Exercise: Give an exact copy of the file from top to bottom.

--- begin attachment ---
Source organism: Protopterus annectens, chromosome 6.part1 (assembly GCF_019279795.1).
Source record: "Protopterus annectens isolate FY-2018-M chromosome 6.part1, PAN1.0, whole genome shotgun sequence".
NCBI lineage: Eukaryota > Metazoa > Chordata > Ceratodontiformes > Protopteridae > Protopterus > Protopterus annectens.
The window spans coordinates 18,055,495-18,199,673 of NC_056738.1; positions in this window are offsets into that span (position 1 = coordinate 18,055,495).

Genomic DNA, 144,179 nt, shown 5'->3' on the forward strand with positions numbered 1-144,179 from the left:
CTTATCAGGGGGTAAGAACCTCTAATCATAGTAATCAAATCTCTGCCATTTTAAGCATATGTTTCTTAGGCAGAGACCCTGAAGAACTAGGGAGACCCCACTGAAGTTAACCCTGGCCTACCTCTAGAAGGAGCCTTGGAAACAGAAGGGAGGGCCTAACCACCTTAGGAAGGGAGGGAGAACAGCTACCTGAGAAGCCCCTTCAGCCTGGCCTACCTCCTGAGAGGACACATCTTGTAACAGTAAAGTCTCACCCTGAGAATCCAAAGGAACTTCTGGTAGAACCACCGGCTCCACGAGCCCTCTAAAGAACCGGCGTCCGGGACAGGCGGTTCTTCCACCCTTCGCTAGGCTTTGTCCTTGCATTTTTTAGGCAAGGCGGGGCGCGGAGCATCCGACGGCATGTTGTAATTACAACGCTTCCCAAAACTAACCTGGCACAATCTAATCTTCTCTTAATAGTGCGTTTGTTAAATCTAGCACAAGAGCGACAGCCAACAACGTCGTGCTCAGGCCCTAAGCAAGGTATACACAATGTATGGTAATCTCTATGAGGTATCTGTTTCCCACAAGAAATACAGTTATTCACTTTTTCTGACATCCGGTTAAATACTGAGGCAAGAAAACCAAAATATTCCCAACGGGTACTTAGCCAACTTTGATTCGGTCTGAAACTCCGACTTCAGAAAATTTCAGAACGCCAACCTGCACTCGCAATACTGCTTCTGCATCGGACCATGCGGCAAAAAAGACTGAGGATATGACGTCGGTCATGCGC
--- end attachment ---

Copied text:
Source organism: Protopterus annectens, chromosome 6.part1 (assembly GCF_019279795.1).
Source record: "Protopterus annectens isolate FY-2018-M chromosome 6.part1, PAN1.0, whole genome shotgun sequence".
NCBI lineage: Eukaryota > Metazoa > Chordata > Ceratodontiformes > Protopteridae > Protopterus > Protopterus annectens.
The window spans coordinates 18,055,495-18,199,673 of NC_056738.1; positions in this window are offsets into that span (position 1 = coordinate 18,055,495).

Genomic DNA, 144,179 nt, shown 5'->3' on the forward strand with positions numbered 1-144,179 from the left:
CTTATCAGGGGGTAAGAACCTCTAATCATAGTAATCAAATCTCTGCCATTTTAAGCATATGTTTCTTAGGCAGAGACCCTGAAGAACTAGGGAGACCCCACTGAAGTTAACCCTGGCCTACCTCTAGAAGGAGCCTTGGAAACAGAAGGGAGGGCCTAACCACCTTAGGAAGGGAGGGAGAACAGCTACCTGAGAAGCCCCTTCAGCCTGGCCTACCTCCTGAGAGGACACATCTTGTAACAGTAAAGTCTCACCCTGAGAATCCAAAGGAACTTCTGGTAGAACCACCGGCTCCACGAGCCCTCTAAAGAACCGGCGTCCGGGACAGGCGGTTCTTCCACCCTTCGCTAGGCTTTGTCCTTGCATTTTTTAGGCAAGGCGGGGCGCGGAGCATCCGACGGCATGTTGTAATTACAACGCTTCCCAAAACTAACCTGGCACAATCTAATCTTCTCTTAATAGTGCGTTTGTTAAATCTAGCACAAGAGCGACAGCCAACAACGTCGTGCTCAGGCCCTAAGCAAGGTATACACAATGTATGGTAATCTCTATGAGGTATCTGTTTCCCACAAGAAATACAGTTATTCACTTTTTCTGACATCCGGTTAAATACTGAGGCAAGAAAACCAAAATATTCCCAACGGGTACTTAGCCAACTTTGATTCGGTCTGAAACTCCGACTTCAGAAAATTTCAGAACGCCAACCTGCACTCGCAATACTGCTTCTGCATCGGACCATGCGGCAAAAAAGACTGAGGATATGACGTCGGTCATGCGC